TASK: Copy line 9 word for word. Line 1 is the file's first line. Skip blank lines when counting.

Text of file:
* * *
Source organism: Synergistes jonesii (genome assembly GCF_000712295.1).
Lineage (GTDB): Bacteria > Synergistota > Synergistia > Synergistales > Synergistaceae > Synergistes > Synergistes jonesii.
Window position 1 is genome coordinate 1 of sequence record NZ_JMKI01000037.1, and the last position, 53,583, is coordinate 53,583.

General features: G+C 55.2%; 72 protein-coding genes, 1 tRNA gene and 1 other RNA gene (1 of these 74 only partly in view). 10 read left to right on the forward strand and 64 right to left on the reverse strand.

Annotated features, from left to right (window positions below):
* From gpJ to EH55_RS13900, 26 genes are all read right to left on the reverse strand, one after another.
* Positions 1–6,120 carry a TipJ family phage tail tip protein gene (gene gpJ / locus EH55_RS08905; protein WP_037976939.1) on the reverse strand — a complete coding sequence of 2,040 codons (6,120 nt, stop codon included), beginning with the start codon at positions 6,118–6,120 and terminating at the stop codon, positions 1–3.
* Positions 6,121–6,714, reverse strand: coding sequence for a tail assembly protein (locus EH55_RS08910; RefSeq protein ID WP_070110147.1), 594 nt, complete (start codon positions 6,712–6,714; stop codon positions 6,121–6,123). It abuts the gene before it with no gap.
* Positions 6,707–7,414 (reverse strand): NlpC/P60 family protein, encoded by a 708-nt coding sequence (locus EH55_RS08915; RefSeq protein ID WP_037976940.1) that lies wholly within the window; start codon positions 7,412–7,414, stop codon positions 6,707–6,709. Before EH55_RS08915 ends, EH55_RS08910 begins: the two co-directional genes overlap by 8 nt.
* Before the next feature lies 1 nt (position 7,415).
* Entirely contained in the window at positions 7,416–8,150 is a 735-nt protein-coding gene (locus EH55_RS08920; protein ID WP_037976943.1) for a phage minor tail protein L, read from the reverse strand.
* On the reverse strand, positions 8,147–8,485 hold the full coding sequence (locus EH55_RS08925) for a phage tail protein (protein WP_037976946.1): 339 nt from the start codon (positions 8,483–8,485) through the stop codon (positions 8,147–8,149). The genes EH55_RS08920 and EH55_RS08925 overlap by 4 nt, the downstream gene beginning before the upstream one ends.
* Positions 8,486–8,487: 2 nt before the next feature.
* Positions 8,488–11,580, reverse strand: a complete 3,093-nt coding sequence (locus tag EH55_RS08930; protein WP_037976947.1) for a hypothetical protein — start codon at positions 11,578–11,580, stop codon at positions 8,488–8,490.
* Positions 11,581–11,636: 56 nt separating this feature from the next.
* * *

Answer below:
* Positions 6,707–7,414 (reverse strand): NlpC/P60 family protein, encoded by a 708-nt coding sequence (locus EH55_RS08915; RefSeq protein ID WP_037976940.1) that lies wholly within the window; start codon positions 7,412–7,414, stop codon positions 6,707–6,709. Before EH55_RS08915 ends, EH55_RS08910 begins: the two co-directional genes overlap by 8 nt.